The New Art History: A Critical Introduction

The New Art History: A Critical Introduction

The New Art History: A Critical Introduction

The New Art History: A Critical Introduction

Synopsis

The New Art History provides a comprehensive introduction to the fundamental changes which have occurred in both the institutions and practice of art history over the last thirty years. Jonathan Harris examines and accounts for the new approaches to the study of art which have been grouped loosely under the term 'the new art history'. He distinguishes between these and earlier forms of 'radical' or 'critical' analysis, explores the influence of other disciplines and traditions on art history, and relates art historical ideas and values to social change. Structured around an examination of key texts by major contemporary critics, including Griselda Pollock, Fred Orton, Albert Boime, Alan Wallach and Laura Mulvey, each chapter discusses a key moment in the discipline of art history, tracing the development and interaction of Marxist, feminist and psychoanalytic critical theories. Individual chapters include: * Capitalist Modernity, the Nation-State and Visual Representation * Feminism, Art, and Art History * Subjects, Identities and Visual Ideology * Structures and Meanings in Art and Society * The Representation of Sexuality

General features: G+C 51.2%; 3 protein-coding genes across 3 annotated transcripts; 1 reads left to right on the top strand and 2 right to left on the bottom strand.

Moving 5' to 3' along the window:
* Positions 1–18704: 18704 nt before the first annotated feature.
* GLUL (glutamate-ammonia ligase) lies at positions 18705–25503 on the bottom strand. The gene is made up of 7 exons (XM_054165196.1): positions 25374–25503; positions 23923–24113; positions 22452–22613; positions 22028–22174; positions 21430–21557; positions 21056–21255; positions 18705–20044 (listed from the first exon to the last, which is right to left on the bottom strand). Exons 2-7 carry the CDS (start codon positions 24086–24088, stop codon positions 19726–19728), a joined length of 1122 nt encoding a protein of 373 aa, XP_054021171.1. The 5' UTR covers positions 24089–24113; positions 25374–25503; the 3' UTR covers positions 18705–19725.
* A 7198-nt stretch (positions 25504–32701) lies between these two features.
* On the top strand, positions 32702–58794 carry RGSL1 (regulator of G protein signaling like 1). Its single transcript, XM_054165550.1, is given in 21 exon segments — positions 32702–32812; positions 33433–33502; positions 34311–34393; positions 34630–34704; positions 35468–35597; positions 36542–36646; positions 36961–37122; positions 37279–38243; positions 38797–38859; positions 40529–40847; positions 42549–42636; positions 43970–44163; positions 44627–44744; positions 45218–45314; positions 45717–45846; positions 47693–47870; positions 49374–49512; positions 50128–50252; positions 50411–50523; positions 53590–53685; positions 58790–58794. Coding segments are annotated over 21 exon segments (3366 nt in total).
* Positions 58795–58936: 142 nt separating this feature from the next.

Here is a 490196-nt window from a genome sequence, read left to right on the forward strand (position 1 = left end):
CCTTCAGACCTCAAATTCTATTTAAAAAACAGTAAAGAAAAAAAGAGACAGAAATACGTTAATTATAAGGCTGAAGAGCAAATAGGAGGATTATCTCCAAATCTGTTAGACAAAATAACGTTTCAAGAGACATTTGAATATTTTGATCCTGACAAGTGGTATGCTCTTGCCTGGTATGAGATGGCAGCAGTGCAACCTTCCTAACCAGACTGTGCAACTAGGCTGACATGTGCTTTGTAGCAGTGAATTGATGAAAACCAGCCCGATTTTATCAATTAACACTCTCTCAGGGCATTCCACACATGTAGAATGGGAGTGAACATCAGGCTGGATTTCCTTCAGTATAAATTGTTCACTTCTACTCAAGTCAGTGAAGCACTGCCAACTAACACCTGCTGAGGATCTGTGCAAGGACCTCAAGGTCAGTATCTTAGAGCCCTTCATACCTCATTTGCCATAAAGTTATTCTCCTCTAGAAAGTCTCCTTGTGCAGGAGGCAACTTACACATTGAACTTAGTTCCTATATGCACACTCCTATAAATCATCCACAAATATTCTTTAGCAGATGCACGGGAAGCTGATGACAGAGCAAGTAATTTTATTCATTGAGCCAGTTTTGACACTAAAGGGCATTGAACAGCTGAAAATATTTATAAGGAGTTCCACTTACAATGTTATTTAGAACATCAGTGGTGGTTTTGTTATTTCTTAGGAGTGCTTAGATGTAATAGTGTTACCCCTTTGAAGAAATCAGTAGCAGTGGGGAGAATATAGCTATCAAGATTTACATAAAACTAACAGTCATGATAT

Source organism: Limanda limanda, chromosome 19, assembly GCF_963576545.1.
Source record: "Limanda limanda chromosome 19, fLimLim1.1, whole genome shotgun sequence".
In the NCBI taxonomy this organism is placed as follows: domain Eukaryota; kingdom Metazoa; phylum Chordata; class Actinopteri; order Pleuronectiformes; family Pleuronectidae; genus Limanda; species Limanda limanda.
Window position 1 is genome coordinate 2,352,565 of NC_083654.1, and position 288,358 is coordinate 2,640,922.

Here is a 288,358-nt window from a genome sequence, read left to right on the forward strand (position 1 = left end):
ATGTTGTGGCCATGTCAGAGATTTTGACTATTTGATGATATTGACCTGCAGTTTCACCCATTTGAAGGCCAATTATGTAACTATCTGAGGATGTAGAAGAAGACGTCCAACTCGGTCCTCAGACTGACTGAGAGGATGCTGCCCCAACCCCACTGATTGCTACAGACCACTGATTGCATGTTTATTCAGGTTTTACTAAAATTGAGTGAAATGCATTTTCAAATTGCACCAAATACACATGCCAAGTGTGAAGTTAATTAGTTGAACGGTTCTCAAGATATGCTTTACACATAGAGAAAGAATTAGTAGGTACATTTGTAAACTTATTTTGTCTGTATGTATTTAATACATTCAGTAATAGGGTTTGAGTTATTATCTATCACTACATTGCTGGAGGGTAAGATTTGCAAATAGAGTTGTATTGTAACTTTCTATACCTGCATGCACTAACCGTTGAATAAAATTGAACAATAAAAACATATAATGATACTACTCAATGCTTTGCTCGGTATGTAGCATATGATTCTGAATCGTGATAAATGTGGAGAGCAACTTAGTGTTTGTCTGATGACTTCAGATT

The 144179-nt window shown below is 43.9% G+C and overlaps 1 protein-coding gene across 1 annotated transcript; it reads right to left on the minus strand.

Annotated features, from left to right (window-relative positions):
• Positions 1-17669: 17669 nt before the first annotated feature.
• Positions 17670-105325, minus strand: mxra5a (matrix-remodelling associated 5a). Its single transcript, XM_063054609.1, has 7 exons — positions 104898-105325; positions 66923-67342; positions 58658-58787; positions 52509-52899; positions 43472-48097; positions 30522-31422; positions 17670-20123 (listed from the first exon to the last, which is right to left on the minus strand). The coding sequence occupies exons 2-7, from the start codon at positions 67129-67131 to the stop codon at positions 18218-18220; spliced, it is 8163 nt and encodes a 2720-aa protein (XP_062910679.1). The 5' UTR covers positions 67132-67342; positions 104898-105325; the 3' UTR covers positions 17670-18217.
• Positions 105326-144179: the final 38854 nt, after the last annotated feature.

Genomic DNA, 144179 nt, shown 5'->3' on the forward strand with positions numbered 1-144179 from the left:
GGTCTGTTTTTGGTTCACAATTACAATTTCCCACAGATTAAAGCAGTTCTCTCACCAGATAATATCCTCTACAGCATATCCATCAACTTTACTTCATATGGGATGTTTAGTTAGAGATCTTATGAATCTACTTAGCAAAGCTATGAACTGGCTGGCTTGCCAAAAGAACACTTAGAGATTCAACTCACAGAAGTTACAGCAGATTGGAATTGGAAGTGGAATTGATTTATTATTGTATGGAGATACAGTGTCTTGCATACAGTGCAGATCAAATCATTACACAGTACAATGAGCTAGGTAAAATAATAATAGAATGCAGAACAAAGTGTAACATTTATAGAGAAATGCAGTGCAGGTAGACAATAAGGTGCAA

Excerpt

The discipline of art history has undergone fundamental change over the last thirty years. This book attempts to characterise some of the major aspects of these changes and to provide the outline of an explanation of them. This is a formidable task and my account will necessarily be limited in lots of respects. Nevertheless, my intention is to draw together an account of changes within the intellectual character of the subject with an account of the varying and overlapping 'situations' - institutional, historical, broadly social and political - within which these changes have occurred, in the period since about 1970. Given the relative brevity of this study, kept to this length in order hopefully to attract a readership that is as wide and big as possible, yet also given the ambitiousness of my aim - that is, to provide the beginnings of what might be called a 'social history of art history' since the 1970s - it should be obvious that my choice of themes, materials, and case-studies has had to be highly selective. Indeed, beyond these constituent elements, all my analytic cues (for example, art history 'since about 1970') and basic assumptions (for example, that art history is an identifiable 'discipline' at all, and therefore can be said to have a coherent 'intellectual character') are equally provisional, by which I mean questionable. This study, therefore, is offered as a contribution to a developing understanding of the history of an area of knowledge. While I certainly believe my account is true, I recognise that it is based on a particular, contingent focus, related to a set of specific interests, emphases, and arguments that isn't offered, and could not stand, as a full or exhaustive explanation.

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